Terres et eaux

FAO livelihood mapping approach supports poor smallholders in Africa through investments in water

A concrete set of evidence-based recommendations and tools to prioritize and plan water interventions to support smallholder farmers was presented by FAO during the final project workshop “More effective and sustainable investments in water for poverty reduction in Africa” held at headquarters from 28 until 29 June.

The project used an approach that maps people’s livelihoods to better focus investment planning. The singularity of this FAO livelihood mapping approach is that it relies on the concept of livelihood zones as the basis to assess the suitability of water investment through participatory mapping and analysis. Livelihood zones are the areas where rural people share relatively homogenous living conditions determined by biophysical and socioeconomic aspects. They are used to identify the locations water investment can have a major impact in farmers’ livelihoods since water is a major constrain for rural development and food security.

“Since the beginning of the project in 2015 we adopted a consultative and participatory approach, from the needs assessment to the validation phase, involving all national and local actors engaged in agricultural water investments from Niger. This allowed us to tailor the investments according to the needs of our local communities in each livelihood zone,” said Chaibou Adamou, Director of Land Development and Water for the Ministry of Agriculture and project national focal point for Niger.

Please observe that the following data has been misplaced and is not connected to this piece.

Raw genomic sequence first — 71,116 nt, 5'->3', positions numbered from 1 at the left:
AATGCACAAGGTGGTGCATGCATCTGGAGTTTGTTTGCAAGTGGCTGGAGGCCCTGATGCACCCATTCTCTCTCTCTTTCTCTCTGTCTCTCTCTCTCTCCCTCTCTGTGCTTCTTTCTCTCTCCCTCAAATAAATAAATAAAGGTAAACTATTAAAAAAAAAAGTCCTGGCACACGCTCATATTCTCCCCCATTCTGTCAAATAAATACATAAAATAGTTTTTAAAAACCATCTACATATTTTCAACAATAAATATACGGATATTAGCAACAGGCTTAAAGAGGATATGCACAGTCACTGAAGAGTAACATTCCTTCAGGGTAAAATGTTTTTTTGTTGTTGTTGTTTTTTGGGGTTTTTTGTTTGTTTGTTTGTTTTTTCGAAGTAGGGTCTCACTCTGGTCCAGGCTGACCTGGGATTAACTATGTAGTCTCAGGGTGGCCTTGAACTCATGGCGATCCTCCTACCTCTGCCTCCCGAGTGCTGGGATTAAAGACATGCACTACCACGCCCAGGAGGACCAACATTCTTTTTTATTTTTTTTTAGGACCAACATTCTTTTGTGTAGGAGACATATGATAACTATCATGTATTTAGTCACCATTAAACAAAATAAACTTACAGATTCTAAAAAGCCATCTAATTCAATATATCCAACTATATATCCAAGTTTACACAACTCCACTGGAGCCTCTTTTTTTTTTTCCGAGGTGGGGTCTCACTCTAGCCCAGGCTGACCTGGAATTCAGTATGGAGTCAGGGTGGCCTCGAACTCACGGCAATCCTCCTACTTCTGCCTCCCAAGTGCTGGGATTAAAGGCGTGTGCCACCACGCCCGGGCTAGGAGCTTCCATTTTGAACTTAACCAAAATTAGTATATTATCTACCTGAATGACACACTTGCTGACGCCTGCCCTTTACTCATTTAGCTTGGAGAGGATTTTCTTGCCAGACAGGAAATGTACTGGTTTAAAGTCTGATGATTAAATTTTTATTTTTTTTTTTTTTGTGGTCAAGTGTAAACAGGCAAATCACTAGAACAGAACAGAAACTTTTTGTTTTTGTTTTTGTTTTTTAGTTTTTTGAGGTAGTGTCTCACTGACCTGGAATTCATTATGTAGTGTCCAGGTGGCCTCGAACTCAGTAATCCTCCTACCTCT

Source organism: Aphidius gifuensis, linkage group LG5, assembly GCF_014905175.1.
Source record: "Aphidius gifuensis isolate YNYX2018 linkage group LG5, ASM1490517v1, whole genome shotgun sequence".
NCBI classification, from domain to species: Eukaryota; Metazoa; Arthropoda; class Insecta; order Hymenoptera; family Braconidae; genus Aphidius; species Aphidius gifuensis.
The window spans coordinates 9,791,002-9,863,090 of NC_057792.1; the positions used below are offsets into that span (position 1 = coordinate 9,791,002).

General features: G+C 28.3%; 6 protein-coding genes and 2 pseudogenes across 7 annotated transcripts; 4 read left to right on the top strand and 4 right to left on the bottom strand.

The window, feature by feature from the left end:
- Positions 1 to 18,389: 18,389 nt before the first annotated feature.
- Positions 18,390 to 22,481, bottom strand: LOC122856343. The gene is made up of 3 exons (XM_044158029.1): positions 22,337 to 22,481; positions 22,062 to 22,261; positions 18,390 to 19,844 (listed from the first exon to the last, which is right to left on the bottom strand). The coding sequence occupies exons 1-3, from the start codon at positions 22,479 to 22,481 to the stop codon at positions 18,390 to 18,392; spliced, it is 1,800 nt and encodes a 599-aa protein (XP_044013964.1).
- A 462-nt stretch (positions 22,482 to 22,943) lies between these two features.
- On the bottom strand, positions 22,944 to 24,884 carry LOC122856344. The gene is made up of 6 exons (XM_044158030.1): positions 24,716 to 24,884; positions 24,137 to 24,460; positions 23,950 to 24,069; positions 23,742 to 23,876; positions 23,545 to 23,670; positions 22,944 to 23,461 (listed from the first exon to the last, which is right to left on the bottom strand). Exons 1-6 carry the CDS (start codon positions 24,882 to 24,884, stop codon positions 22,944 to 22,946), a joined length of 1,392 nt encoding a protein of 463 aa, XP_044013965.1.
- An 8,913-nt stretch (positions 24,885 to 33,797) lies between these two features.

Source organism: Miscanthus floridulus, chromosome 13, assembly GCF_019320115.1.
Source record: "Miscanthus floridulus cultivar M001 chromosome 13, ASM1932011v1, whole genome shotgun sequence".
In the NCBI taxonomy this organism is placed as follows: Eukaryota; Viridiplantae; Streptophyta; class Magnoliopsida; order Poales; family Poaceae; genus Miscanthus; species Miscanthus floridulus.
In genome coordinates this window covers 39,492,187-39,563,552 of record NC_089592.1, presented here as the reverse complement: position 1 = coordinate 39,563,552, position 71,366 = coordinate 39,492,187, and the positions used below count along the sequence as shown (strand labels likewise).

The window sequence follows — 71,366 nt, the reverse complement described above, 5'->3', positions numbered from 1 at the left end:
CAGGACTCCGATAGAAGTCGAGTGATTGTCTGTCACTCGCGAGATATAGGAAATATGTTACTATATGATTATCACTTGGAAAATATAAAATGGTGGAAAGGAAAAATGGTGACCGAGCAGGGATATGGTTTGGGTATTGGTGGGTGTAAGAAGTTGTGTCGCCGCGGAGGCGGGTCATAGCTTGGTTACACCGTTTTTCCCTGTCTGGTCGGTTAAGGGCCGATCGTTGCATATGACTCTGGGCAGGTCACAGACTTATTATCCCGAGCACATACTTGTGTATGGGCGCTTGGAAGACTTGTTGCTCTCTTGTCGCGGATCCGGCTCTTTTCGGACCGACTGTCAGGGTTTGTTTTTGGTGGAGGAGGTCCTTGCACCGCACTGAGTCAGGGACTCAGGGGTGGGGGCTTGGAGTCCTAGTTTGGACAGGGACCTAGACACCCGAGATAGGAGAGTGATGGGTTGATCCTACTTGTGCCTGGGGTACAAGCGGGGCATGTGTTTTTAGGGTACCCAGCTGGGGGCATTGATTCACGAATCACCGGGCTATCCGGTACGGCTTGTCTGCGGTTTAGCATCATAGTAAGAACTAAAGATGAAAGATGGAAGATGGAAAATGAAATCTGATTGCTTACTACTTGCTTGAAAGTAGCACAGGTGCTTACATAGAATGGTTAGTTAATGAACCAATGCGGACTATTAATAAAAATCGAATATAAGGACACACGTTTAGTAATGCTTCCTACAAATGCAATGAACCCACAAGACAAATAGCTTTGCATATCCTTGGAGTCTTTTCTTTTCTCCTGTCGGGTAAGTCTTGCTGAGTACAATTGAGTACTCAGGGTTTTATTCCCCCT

The workshop gathered the project partners from Mali, Niger, Madagascar and Rwanda, including high-level stakeholders from the Ministries of Agriculture and representatives from FAO, WFP, IFAD, the International Water Management Institute (IWMI) and other African countries, such as the Gambia, Côte d’Ivoire and Gabon.

“The livelihood mapping developed by the project will be very useful in the framework of the strategy on small-scale irrigation implemented by the Government of Niger, whose objective is to harmonize all water-related interventions and to manage agricultural water in a more sustainable way,” Chaibou Adamou added.

Classical investment planning in agricultural water management have mostly focused on considering solely the availability of water and land resources and technologies, leading in many occasions to investments plans that did not correspond to the real needs of the local population and of poor small farmers in particular. FAO is therefore promoting approaches for investment planning that consider the biophysical suitability (climate, water and land) but also the socio-economic context, the diversity of livelihoods and the aspect of poverty.

The project was funded by IFAD and implemented by FAO in collaboration with IWMI. It aimed to improve investments in water to support the livelihood of smallholders to enhance food security and reduce poverty in rural areas of Africa.

For more information on the project and to download the national investment briefs, visit the project website.

Watch the video interviews of partners presenting the benefits of the approach and how the project results will be used in their country.